Alternatives to heparin anticoagulation for patients with HIT include direct thrombin inhibitors, such as lepirudin, bivalirudin, and argatroban, and heparin with platelet inhibition (using prostacyclin or tirofiban) to prevent heparin-related platelet activation and aggregation. Danaproid has been used but is not available in the United States. These lack the predictability, ease of monitoring, and reversibility of heparin. Lepirudin is a recombinant hirudin, which is an anticoagulant produced by the salivary gland of the leech. It binds thrombin at the fibrinogen-binding and catalytic sites, binding both free and clot-bound thrombin (10). Bivalirudin is a synthetic peptide that also directly binds the fibrinogen binding site and the catalytic site of thrombin. It is distinguished from lepirudin by its reversible binding and shorter half-life. It is now being investigated for use in CPB (10). Argatroban is another synthetic molecule that directly inhibits thrombin. Its use was recently reported for CPB in an infant with HIT; the patient experienced extensive bleeding and continuing coagulopathy, and difficulty monitoring the extent of anticoagulation (1). Lepirudin has been shown to be safe for adults requiring CPB and has been used in the therapy of HIT in pediatrics (11,12). Preoperatively our patient had a therapeutic response by anticoagulation testing (aPTT maintained at 50 seconds).
The dosing of lepirudin in adults for CPB varies (5,6,13,14), and the dosing in children is not defined. The most frequently reported adult dose is 0.25 mg/kg IV bolus with 0.2 mg/kg added to the CPB priming solution (5,6,15). Based on the adult dosing, and considering the increased volume of distribution for infants, we planned a bolus of 0.5 mg/kg before CPB and 5 mg added to the pump prime (approximate volume, 900 mL). Without CPB, we administered 0.25 mg/kg of lepirudin, resulting in an ACT of 259 seconds and an ACT-NP of 258 seconds. After repeating the dose, the ACT was 281 seconds and the ACT-NP was 325 seconds; these were expected to be adequate for vascular surgery.
Our anticoagulation measurements suggest that monitoring anticoagulation at the large concentrations of lepirudin required for CPB (4) would have been difficult. The aPTT is adequate for antithrombotic therapy but not for CPB because of the long measurement time (frequently more than 1 hour) and a range limited to low anticoagulation levels (10,14,16). Similarly, the range of the ACT is inadequate to resolve high lepirudin levels (3). The ECT (Ecarin clotting time) (14) is no longer available. Use of Ecarin with the ACT II device has also been reported (17). The ACT-NP has been reported (3,13) to be a point-of-care coagulation test that is returned rapidly, is easy to perform using available equipment, and is relatively linear in the range of anticoagulation we needed. We attempted to use the ACT-NP, which involves diluting the blood sample one-to-one with pooled normal plasma, then measuring a standard ACT. The addition of plasma to patient blood is to ameliorate the dilutional effects of CPB on prothrombin levels (3) and to produce a more linear dose-response curve in the therapeutic range for lepirudin.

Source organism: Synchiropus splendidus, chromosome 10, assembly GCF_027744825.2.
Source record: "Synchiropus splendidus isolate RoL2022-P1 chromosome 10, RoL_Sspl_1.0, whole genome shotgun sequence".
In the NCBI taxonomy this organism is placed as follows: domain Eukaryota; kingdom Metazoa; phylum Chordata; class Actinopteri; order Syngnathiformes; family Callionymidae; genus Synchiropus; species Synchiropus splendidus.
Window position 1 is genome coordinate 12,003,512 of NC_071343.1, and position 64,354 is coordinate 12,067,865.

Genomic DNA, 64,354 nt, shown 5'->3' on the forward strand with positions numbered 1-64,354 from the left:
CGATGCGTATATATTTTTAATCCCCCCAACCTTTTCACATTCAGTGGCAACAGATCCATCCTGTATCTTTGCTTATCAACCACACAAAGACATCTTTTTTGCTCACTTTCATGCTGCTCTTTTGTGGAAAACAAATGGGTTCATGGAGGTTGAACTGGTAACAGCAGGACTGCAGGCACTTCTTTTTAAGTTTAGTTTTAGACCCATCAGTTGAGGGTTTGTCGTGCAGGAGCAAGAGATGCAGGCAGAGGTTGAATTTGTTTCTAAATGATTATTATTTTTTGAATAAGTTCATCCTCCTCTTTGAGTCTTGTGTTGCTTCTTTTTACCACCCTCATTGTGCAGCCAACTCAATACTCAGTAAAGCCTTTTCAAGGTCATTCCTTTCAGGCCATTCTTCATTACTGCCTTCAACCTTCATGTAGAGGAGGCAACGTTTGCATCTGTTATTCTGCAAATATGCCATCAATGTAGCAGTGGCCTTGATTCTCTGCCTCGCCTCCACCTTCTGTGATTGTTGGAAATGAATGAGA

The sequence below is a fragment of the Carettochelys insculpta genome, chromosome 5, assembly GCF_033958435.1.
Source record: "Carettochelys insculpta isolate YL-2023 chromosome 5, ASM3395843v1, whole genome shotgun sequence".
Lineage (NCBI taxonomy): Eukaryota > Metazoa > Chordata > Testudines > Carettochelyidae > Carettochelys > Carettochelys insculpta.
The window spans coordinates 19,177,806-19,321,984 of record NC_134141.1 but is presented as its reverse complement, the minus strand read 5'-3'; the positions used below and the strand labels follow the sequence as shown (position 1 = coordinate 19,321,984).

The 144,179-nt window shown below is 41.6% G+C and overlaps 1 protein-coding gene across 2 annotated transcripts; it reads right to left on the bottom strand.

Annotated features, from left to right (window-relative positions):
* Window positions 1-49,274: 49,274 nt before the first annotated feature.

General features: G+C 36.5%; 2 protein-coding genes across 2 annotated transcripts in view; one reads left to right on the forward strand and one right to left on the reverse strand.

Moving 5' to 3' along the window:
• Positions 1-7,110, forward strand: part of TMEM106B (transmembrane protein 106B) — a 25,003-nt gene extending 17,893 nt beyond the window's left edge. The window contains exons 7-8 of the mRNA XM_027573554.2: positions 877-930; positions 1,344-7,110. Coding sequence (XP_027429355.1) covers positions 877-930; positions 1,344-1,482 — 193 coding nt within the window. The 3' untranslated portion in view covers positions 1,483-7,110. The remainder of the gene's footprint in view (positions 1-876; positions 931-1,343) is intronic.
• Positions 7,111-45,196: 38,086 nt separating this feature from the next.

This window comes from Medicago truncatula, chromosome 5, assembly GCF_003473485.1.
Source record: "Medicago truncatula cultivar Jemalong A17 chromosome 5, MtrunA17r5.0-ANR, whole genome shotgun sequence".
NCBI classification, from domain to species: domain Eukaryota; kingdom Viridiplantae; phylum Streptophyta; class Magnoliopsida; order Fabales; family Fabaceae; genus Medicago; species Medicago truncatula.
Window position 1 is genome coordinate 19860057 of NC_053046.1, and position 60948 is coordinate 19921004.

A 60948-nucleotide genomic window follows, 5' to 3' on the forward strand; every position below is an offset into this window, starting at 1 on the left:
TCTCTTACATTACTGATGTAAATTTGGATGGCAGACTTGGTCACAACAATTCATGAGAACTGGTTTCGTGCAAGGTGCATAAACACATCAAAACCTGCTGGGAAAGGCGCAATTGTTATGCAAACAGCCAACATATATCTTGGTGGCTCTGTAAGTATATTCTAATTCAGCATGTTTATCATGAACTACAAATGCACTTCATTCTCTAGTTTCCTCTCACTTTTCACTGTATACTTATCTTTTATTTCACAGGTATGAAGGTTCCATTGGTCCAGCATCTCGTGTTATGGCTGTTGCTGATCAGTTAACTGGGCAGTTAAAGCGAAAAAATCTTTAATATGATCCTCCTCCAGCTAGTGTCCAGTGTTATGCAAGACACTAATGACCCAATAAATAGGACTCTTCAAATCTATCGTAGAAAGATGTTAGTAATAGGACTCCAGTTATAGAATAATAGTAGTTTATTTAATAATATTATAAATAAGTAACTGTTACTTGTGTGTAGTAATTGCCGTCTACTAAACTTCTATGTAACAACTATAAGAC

The ACT-NP did not correlate with the other tests as predicted (3). Based on the reported dose-response curves, we predicted that the ACT would be higher for the doses of lepirudin given. Without CPB, the infant’s blood volume was not hemodiluted, and the addition of plasma was likely unnecessary. The pooled normal plasma was fresh, so there should not have been degradation of clotting factors.
This case emphasizes the need to define alternatives for anticoagulation methods and monitoring for infants requiring cardiovascular surgery. Lepirudin doses have not been established for infants, with or without CPB. In our patient, significantly larger-than-reported doses would have been necessary if CPB had been required. At large concentrations of lepirudin, commonly used monitors are inadequate. If the ECT test becomes available, it has not been characterized in infants. The ACT-NP might be a reasonable alternative, but a standardized method of performing this test must be defined. In our opinion, alternatives to lepirudin should be considered until there is a reliable method of monitoring the degree of anticoagulation with lepirudin.
The authors thank Dr. James Robotham and Dr. Denham Ward for assistance preparing the manuscript.